Category Archives: Bibles

A Bookbinder’s Guide to Bible-Buying

Posting this here may seem like closing the stable door after the horse has bolted – after all, many of the people who visit this site do so because their Bibles are in various states of disrepair. But, having seen some of the Bibles that have come for repair recently, I have been thinking that it may be worth giving some advice on things to consider when buying a new Bible. Although it may appear that bookbinders can work miracles in making an old book look like new, there are some things that even we can’t make right.

Whatever Else You Do, Buy a Sewn Bible
This is really the most important point. From a binding perspective, there are two basic categories of mass-produced contemporary books, the glued and the sewn. Glued books consist of single pages that are glued together along the spine. (This is also known as perfect binding). They are only held together by glue, albeit a very strong hot glue. But when they come apart, while one can re-glue individual pages, re-gluing the whole Bible is not going to produce a satisfactory result – partly because one is unlikely to have much margin to work with, and partly because the cold glue that most bookbinders work with today is not as strong as the original hot glue that was used in the factory.

This is a clear example of what a sewn book looks like, although the signatures are sometimes finer and less clear.

This is a clear example of what a sewn book looks like, although the signatures are sometimes finer and less clear.

Sewn books, on the other hand, are held together by both stitching and glue. They are printed in such a way that the book consists of a series of booklets called signatures. Each signature is folded over and is usually stitched through the fold. (This is sometimes called Smyth sewn). If you look at the top or bottom of the Bible, you should be able to see if it is made up of signatures (which vary in thickness) that indicate that it is sewn. (Leonard’s Books has some more advice on this here).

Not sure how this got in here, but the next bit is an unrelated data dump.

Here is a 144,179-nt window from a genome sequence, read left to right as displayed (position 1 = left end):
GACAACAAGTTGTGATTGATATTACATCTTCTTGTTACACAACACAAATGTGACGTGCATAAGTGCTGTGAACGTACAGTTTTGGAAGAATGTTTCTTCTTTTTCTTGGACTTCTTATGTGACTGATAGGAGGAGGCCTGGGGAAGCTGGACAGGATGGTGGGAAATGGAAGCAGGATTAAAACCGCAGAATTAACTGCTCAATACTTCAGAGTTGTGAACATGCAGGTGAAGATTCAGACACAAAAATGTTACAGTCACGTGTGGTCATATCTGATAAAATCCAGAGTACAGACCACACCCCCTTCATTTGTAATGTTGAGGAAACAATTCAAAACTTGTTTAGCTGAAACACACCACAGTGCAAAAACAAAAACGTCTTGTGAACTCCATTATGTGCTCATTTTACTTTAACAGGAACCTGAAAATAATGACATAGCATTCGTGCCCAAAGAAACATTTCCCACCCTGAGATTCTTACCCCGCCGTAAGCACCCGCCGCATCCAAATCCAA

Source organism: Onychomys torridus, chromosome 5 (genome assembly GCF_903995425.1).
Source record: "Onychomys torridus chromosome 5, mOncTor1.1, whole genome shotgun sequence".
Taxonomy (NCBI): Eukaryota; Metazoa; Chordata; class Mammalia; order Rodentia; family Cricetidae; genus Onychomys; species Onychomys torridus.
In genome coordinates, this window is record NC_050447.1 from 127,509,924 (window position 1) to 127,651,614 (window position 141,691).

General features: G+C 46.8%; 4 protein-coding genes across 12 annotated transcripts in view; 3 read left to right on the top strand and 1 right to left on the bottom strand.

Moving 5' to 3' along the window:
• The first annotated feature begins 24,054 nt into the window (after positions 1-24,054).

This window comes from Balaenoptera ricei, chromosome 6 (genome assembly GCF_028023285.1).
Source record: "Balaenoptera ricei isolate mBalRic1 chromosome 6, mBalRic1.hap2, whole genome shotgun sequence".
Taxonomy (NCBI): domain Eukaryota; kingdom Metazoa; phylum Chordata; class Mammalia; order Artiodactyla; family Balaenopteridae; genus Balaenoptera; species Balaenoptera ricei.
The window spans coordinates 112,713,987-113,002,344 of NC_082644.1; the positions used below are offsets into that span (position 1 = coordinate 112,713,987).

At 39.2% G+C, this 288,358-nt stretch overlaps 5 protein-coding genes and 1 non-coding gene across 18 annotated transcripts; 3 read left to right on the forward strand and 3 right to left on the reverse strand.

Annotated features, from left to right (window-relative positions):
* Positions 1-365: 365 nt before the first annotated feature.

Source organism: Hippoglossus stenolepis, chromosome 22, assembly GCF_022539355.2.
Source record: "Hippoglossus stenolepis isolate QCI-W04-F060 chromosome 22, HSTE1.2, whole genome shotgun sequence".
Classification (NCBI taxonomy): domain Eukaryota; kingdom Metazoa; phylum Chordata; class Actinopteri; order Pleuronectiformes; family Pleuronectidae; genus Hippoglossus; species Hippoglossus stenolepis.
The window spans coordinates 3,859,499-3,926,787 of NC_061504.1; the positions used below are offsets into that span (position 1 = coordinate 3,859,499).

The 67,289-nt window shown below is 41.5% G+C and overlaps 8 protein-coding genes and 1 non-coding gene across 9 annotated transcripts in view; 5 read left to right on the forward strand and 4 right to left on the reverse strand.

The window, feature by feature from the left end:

I cannot over-emphasise the importance of buying a stitched Bible rather than a glued one. Not only are stitched books far more durable that glued ones, but they also open far better and can lie flat, something that a glued book will not easily do. A glued book is all very well for a thesis or a whodunit that is not likely to be read again, but is totally unsuitable for a book that will be constantly re-read and cherished.

Bonded Leather is Not Leather
I have been horrified to see the prices that are asked for Bibles bound in bonded leather. It needs to be stated very clearly that bonded leather is not leather, but is rather recycled leather fibres that are held together by a substantial amount of a gluey substance. To call bonded leather leather is like calling chipboard wood – and using chipboard in place of wood is probably a better option than using bonded leather in place of leather, because wood does not need to be supple as leather does, and bonded leather is definitely not supple, nor does it last well.

The grey underside is a sure indication that this was bonded leather, despite the "Genuine Leather" stamp.

The grey underside is a sure indication that this was bonded leather, despite the “Genuine Leather” stamp.